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February 01, 2014
Environmentalists Wait for Obama Decision on Keystone Pipeline
    by Robert Kropp

Following a State of the Union Address in which natural gas exploration was cited as a response to climate change, the State Department publishes its assessment of the controversial Keystone XL Pipeline.

Just over one year ago, President Obama give the issue of climate change central pride of place in his second inaugural address. "We will respond to the threat of climate change, knowing that the failure to do so would betray our children and future generations,” he said in his speech.

And in a major speech on the environment delivered in June, Obama proposed rules that would limit the amount of carbon emissions from power plants, which are responsible for 40% of the nation's emissions. He directed the Environmental Protection Agency (EPA) to develop pollution standards for both new and existing power plants, basing its authority to do so on the Clean Air Act of 1970.

Many sustainable investors and other advocates for the environment were understandably disappointed, then, by the limited attention given to climate change by Obama in his State of the Union address delivered earlier this week.

“The debate is settled. Climate change is a fact,” Obama said. “And when our children’s children look us in the eye and ask if we did all we could to leave them a safer, more stable world, with new sources of energy, I want us to be able to say yes, we did.” He pledged “to work with states, utilities, and others to set new standards on the amount of carbon pollution our power plants are allowed to dump into the air.”

Working with Congress on the issue was noticeably absent from Obama's plan, but given that body's intransigence it is not surprising that such a strategy would be absent from his speech. So why the disappointment of many activists?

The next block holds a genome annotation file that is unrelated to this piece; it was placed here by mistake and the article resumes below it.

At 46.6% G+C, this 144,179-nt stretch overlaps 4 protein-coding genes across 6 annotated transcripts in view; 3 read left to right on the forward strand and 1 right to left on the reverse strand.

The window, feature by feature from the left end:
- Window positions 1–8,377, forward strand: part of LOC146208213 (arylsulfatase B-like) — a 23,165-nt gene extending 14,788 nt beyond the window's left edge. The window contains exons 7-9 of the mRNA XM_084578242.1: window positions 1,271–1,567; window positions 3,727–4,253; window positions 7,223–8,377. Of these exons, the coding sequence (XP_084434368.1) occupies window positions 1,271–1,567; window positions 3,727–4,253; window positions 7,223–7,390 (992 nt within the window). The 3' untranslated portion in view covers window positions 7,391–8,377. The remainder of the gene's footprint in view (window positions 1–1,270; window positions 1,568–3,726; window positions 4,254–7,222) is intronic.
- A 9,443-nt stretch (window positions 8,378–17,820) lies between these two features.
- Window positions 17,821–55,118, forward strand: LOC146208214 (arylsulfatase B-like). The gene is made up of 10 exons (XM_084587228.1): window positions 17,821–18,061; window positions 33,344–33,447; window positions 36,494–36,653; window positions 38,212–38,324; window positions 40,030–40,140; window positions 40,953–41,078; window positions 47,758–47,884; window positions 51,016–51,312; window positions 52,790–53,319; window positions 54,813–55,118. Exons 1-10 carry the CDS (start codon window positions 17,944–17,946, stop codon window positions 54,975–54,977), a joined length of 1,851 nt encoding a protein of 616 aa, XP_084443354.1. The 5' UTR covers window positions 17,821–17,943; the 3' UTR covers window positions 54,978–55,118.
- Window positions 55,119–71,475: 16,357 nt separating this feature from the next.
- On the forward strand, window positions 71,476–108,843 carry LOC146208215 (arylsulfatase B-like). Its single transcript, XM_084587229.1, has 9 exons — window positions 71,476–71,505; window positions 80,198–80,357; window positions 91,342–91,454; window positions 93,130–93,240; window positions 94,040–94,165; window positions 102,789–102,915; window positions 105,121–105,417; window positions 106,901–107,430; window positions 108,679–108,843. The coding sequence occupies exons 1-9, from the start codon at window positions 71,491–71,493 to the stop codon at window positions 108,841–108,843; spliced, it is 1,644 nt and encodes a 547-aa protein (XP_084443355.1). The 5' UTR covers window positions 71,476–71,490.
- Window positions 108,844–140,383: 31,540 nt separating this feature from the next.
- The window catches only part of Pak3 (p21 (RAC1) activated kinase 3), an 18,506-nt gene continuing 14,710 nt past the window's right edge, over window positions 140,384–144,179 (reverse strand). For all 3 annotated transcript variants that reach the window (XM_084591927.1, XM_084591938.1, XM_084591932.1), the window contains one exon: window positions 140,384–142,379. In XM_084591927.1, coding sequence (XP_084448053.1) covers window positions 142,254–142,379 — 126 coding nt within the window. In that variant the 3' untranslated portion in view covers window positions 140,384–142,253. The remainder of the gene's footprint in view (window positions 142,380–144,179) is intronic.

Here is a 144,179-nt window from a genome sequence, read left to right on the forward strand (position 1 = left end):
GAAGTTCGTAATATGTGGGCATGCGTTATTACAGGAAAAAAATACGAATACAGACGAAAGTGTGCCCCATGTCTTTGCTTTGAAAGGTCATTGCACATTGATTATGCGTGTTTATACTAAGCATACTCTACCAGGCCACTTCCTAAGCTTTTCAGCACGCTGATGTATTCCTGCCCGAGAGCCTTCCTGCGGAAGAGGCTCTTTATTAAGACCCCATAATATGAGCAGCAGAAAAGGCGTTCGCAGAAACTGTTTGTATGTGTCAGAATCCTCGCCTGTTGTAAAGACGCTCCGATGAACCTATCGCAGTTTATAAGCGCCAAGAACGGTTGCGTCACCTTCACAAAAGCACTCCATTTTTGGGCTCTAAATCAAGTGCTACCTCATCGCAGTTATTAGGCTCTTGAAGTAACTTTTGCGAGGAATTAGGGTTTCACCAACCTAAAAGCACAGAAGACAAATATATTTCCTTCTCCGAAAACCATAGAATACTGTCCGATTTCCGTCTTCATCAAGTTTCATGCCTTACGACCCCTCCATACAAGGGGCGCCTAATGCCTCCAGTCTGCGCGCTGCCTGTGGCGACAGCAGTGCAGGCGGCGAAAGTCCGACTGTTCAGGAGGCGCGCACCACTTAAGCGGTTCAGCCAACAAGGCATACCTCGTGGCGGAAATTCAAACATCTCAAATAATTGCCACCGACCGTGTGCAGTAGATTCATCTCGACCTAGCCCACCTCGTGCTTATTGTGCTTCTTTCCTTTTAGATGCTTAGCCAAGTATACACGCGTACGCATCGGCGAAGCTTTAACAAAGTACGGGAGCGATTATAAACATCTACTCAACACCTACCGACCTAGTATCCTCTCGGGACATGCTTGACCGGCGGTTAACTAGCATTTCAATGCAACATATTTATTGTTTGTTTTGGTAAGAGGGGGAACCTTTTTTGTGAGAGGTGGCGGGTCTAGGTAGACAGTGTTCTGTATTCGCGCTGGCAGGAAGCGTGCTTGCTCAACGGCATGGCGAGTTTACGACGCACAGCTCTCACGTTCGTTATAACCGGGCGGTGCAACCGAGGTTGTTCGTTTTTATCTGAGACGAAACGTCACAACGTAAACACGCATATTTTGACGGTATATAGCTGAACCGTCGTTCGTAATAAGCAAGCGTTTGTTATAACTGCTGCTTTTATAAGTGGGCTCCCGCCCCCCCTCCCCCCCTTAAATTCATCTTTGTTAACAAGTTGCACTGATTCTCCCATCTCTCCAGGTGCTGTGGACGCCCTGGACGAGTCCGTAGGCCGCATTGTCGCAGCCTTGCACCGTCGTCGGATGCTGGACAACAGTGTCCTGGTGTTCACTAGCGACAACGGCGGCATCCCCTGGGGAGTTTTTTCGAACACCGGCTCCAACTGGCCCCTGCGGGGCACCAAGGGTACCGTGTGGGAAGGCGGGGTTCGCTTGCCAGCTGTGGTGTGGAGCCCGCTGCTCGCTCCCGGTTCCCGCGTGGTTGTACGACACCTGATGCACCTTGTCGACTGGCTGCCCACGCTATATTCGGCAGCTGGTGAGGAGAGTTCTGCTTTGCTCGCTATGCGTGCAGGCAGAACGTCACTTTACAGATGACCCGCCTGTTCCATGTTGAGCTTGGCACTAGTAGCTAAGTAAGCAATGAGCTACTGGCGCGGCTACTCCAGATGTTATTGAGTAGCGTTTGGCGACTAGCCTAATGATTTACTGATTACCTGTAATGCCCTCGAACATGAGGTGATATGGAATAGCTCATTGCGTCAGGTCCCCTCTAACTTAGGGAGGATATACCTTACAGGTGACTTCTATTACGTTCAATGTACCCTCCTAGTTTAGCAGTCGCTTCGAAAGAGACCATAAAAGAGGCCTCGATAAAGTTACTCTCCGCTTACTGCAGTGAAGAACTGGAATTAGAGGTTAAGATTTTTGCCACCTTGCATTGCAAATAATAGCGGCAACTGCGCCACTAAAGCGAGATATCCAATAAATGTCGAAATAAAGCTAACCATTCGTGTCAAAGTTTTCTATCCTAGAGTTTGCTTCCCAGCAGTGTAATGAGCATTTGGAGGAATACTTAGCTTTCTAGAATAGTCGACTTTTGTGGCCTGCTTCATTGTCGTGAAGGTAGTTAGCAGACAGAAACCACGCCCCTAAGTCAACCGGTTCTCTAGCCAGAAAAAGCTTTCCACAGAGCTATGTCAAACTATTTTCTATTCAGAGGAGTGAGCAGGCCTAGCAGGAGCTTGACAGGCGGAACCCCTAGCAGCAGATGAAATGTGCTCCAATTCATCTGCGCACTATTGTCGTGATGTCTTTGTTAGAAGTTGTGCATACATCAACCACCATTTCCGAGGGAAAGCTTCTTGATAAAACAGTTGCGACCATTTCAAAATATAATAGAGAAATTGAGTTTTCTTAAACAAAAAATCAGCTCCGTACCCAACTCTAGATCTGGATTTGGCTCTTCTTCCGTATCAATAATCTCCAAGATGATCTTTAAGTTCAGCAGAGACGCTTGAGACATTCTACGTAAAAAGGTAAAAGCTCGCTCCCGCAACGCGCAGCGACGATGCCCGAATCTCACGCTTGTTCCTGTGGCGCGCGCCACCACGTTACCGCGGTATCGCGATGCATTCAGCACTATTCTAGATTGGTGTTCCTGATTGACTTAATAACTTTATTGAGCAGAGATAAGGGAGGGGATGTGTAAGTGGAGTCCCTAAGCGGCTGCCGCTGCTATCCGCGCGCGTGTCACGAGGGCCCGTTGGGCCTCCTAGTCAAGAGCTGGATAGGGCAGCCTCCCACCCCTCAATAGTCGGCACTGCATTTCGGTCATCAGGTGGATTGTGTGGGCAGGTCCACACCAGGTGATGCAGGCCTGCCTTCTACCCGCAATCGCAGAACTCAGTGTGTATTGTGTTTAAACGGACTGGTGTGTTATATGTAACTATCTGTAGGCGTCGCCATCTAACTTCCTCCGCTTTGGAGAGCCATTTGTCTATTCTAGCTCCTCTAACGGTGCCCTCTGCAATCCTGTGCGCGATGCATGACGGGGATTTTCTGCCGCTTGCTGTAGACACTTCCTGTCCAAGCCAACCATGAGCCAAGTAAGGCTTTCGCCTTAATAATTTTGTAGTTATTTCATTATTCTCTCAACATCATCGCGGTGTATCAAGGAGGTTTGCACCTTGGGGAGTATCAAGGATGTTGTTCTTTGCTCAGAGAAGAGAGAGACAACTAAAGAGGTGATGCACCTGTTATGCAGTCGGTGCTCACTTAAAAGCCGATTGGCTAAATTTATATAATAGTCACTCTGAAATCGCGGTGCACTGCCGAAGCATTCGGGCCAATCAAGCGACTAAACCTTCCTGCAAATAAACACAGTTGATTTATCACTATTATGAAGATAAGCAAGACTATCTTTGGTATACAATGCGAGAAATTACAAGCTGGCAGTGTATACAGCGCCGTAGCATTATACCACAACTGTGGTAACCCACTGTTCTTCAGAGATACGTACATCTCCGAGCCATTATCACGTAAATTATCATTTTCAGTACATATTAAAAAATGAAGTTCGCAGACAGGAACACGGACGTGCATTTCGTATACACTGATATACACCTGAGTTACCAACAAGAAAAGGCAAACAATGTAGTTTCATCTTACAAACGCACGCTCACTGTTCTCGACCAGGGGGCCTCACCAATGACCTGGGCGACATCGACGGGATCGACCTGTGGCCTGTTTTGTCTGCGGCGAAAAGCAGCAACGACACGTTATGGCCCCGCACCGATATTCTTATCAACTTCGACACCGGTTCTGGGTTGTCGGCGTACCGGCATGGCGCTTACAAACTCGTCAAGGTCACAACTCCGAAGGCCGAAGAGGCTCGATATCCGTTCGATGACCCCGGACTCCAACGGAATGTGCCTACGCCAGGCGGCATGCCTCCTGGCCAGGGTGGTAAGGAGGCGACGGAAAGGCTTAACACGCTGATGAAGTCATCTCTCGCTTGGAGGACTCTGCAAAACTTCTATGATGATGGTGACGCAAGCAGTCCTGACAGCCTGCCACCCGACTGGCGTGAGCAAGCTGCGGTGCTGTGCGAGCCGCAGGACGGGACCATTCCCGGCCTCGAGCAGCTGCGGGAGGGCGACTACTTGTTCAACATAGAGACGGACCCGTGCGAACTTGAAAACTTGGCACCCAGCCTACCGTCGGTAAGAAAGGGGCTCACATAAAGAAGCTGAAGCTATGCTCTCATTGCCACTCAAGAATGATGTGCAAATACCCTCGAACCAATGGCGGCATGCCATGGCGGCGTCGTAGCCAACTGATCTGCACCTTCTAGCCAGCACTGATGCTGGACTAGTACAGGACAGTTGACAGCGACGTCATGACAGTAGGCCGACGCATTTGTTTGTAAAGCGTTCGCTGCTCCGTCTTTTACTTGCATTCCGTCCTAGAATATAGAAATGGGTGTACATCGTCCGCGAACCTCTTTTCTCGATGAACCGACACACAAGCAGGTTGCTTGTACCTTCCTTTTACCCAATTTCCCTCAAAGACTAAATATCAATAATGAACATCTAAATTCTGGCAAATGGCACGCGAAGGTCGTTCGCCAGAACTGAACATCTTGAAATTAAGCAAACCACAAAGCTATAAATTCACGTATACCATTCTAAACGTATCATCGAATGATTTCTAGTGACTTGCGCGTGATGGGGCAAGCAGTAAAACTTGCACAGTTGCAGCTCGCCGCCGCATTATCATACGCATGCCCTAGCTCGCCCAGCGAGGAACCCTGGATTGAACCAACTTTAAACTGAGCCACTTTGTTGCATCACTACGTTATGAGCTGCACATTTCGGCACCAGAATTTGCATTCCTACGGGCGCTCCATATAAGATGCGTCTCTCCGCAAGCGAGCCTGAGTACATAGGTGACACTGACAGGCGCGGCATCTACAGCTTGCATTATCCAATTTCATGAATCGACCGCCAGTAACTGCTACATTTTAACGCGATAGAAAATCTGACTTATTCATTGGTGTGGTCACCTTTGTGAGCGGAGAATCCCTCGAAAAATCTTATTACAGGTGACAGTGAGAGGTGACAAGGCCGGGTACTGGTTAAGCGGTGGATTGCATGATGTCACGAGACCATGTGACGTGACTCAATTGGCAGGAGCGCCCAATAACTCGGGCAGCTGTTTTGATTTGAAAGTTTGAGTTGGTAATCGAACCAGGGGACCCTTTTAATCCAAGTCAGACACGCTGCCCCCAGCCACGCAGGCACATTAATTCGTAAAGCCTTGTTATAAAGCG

For one thing, addressing climate change was a relatively minor part of the address, accounting for fewer than 500 words. For another, many of those words were devoted to hailing the production of natural gas through hydraulic fracturing as a bridge fuel.

“You simply cannot have an ‘all of the above’ energy policy and be serious about addressing carbon pollution,” Erich Pica of the nongovernmental organization Frien ds of the Earth stated. “You cannot threaten to wield the regulatory power of the Environmental Protection Agency to reduce carbon pollution and call for regulatory streamlining and free-trade deals that limits governments ability to protect human health and the environment. And you simple cannot call for protecting more public lands and the elimination of tax breaks for oil and gas producers while continuing to back the expansion of natural gas drilling and other fossil fuel extraction.”

Then, on Friday, the State Department published its final environmental impact statement on the proposed Keystone XL Pipeline, which would carry crude oil from the tar sands of Canada to US ports. The greenhouse gas (GHG) emissions associated with tar sands extraction is up to 350% higher than that of conventional fossil fuel.

In 2012, a coalition of institutional investors organized by Ceres wrote to a trade group of 12 major oil sands producers in October, recommending the reduction of GHG emissions from oil sands extraction "to at least that of conventional oil production." But the investors also expressed skepticism that "these concerns can be adequately resolved while oil sands development continues on its present trajectory."

The assessment of the project by the State Department apparently concludes that the “present trajectory” referred to by Ceres has continued. While it agrees that the environmental implications associated with building the pipeline are pronounced, it further observes that oil will be extracted from the tar sands whether or not the pipeline is built. If the pipeline is not built, the assessment concludes, oil from tar sands will be transported by rail, resulting in even higher GHG emissions.

The assessment is “not a decisional document,” the State Department reports. The final decision will be made by the President.

“The State Department’s environmental review of the Keystone XL pipeline is a farce,” Pica of Friends of the Earth stated. “Since the beginning of the assessment, the oil industry has had a direct pipeline into the agency. Perhaps most frustrating, is the apparent collusion between the State Department, oil industry and the Canadian government.”

“The report concluded that in a scenario where we take climate change seriously and regulate climate pollution, this pipeline will indeed have a ‘significant impact’ on climate change,” Bill McKibben of stated. “This report gives President Obama everything he needs in order to block this project.”


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